Today: February 22, 2024

My Neighbour Totoro

Hayao Miyazaki, the legendary Japanese animator is one of the most beloved figures in all of film.

Hayao Miyazaki, the legendary Japanese animator is one
of the most beloved figures in all of film.

Not only is he loved by alternative kids for his eccentric characters and
beautiful use of colour, his work is also widely appreciated by film fans and
critics alike. Memorable characters, fantastic stories and good wholesome
messages have seen him become one of the leading figures in animation, equal to
Walt Disney. Like Disney, some of Miyazaki and his Studio Ghibli films
are masterpieces. Princess Mononoke, Spirited Away and Nausicaa of
the Valley of the Wind
are in some circles hailed as some of his best
films. However, My Neighbour Totoro is not only his best, its one of the
best films ever made.

Satsuki and Mei are two young sisters,
who we first meet as they are moving into a new house with their Father. This
is a rural house, close to a nearby hospital, where unfortunately their ill
Mother is staying. Spirits though are not down. The girls are positively
ecstatic to be in their new surroundings. They run around with an unbridled
enthusiasm, trying to find every new exciting feature that is available to
them. They befriend their new neighbours but more importantly they make some
new unlikely friends. A popular belief in Japan is that spirits and gods once
inhabited and cared for the forests of the country. These spirits are present
in My Neighbour Totoro and come in many different forms. Little soot sprits
scuttle around the house, plus a mad half cat, half bus rampages around the
landscape. Of course though the true star here is Totoro. A huge
creature, that is somewhere between a bear and a rabbit, who spends most of his
day sleeping inside a huge tree. When he’s not asleep he takes care of the
forest and looks out for the two girls whenever they are in need.

Along with the likes of Woody, Buzz,
and Shrek, Totoro is one of the most iconic and loved
characters in modern animation. Completely weird and original, Totoro, despite
his status and size, is just as inquisitive as the girls. One of the films best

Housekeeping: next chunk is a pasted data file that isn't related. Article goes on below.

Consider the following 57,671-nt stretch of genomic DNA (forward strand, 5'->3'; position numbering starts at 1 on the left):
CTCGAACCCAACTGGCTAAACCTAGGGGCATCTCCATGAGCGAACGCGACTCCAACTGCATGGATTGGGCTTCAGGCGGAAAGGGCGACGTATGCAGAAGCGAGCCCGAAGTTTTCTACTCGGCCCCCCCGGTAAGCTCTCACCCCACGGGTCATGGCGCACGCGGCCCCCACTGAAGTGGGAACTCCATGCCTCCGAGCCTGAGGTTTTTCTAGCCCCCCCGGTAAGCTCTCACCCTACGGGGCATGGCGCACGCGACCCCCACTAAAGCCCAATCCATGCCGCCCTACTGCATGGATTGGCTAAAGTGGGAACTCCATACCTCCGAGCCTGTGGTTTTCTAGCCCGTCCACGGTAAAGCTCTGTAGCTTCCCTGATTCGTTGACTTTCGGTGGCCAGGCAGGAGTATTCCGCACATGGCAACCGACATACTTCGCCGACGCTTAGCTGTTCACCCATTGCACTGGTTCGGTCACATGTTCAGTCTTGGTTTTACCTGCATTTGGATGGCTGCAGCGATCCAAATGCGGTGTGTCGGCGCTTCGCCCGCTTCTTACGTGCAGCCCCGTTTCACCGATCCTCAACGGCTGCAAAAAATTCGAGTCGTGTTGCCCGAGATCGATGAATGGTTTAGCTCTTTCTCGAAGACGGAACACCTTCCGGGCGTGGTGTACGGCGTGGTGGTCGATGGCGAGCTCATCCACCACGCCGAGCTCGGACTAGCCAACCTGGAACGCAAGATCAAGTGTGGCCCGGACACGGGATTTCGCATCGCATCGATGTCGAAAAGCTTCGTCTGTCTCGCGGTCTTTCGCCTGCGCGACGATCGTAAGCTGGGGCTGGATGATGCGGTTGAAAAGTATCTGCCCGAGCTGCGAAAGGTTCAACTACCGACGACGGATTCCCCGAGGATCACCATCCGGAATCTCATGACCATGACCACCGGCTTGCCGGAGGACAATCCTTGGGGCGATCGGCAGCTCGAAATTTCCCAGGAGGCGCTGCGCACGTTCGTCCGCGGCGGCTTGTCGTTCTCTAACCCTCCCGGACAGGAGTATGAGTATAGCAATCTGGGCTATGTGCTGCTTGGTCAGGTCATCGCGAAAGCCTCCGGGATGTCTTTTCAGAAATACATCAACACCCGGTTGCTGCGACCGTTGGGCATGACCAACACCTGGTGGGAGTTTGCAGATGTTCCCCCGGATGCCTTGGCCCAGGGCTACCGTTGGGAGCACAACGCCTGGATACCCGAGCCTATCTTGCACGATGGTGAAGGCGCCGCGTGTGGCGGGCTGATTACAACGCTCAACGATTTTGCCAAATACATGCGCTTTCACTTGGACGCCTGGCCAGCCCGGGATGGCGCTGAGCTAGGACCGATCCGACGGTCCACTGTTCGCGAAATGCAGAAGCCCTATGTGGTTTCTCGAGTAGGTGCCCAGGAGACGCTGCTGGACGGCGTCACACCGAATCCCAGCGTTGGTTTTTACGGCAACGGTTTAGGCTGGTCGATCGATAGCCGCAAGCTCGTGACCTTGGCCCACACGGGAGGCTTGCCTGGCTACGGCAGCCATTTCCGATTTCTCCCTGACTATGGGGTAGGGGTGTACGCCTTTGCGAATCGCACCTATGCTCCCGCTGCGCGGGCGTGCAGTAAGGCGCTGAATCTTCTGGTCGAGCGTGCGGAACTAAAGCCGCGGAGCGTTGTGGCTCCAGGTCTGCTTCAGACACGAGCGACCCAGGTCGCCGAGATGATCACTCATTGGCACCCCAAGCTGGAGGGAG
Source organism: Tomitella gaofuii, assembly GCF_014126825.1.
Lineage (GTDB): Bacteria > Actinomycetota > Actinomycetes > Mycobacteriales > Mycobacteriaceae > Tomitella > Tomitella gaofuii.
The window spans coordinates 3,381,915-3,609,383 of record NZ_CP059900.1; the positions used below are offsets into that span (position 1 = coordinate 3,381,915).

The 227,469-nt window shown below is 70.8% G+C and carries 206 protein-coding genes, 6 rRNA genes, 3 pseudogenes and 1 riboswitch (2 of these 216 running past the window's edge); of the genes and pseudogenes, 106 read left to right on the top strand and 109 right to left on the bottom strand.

scenes is when the sisters are waiting for the bus in the pouring down rain.
Totoro also happens to be waiting for a bus but doesn’t have an umbrella to
hand. Satsuki very kindly offers him a spare one so he can keep his large frame
dry. Totoro though discovers the small sensation of raindrops pattering down on
top of the umbrella to be thrilling. This sense of wonder over the most mundane
of things and not being straddled with imperfections like language makes his
mass appeal undeniable. Other characters are just as entertaining. Mei and
Satsuki are the real focal point of the film and their story is the real
vehicle that carries it. Like other similar Miyazaki characters, they are
youngsters still learning about the world. They have been dealt some hardships
but overall their bravery and goodwill sees them through.

One of the strongest features in any
Studio Ghibli feature is the pure use of animation. You’ll never see a single
piece of CGI in any of their films. Everything is hand drawn in beautiful
detail. The scene where Totoro summons a ginormous tree from the earth is one
of the most magical and mesmerising things you’re ever likely to see in a film.
The fact this is all now on Blu-ray only heightens the beauty. In conjunction,
the soundtrack is the perfect compliment to the films aesthetic. Joe Hisaishi’s synths and chimes
echo around the film, creating an ambient but fun feeling to the overall
quality of the movie. Equally Azumi Inoue’s vocal songs are as funny and
touching as anything Randy Newman produced for the Toy Story trilogy.

So where does My Neighbour Totoro’s
legacy lead? Its story is so simple and enjoyable that it will be watched by
generations of children to come. But this isn’t strictly a children’s film. The
surreal cat bus could have come straight from the mind of Tim Burton,
plus the scenes between the parents will resonate strongly with anybody with
small children. As for Totoro himself, he’s practically become an institution.
His image is now at the start of every Studio Ghibli film. You can buy backpacks
and hats resembling him. The guy even made a cameo in Toy Story 3.
Without question he has become one of the most recognisable faces in modern
cinema history.

In the BFI’s recent Greatest
Films of All Time list Totoro ranked in at 154th. It shared this
spot with films like Once Upon a Time in America, Vampyr, The Shining,
Solaris, Brief Encounter
and Black Narcissus. If a quirky little
children’s film from Japan about two girls making friends with a spirit, can be
judged to be as good as films from the likes of Andrei Tarkovsky and Stanley
then what better testament is there to the brilliance of this

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